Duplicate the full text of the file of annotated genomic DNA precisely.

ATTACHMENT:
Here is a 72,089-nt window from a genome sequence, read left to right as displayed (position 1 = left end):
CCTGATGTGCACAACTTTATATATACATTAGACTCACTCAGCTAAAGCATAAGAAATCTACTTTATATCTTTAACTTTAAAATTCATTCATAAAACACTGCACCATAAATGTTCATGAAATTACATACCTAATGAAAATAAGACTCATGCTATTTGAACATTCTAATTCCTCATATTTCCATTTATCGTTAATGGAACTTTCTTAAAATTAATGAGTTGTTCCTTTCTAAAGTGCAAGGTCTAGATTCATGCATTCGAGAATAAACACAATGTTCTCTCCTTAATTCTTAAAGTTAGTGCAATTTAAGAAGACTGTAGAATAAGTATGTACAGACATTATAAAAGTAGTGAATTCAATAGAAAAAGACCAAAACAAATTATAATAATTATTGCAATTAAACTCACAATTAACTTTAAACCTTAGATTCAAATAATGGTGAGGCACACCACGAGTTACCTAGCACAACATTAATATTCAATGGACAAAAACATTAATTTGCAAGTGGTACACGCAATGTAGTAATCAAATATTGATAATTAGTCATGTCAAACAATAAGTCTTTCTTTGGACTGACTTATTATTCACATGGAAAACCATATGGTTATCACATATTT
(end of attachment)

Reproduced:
Here is a 72,089-nt window from a genome sequence, read left to right as displayed (position 1 = left end):
CCTGATGTGCACAACTTTATATATACATTAGACTCACTCAGCTAAAGCATAAGAAATCTACTTTATATCTTTAACTTTAAAATTCATTCATAAAACACTGCACCATAAATGTTCATGAAATTACATACCTAATGAAAATAAGACTCATGCTATTTGAACATTCTAATTCCTCATATTTCCATTTATCGTTAATGGAACTTTCTTAAAATTAATGAGTTGTTCCTTTCTAAAGTGCAAGGTCTAGATTCATGCATTCGAGAATAAACACAATGTTCTCTCCTTAATTCTTAAAGTTAGTGCAATTTAAGAAGACTGTAGAATAAGTATGTACAGACATTATAAAAGTAGTGAATTCAATAGAAAAAGACCAAAACAAATTATAATAATTATTGCAATTAAACTCACAATTAACTTTAAACCTTAGATTCAAATAATGGTGAGGCACACCACGAGTTACCTAGCACAACATTAATATTCAATGGACAAAAACATTAATTTGCAAGTGGTACACGCAATGTAGTAATCAAATATTGATAATTAGTCATGTCAAACAATAAGTCTTTCTTTGGACTGACTTATTATTCACATGGAAAACCATATGGTTATCACATATTT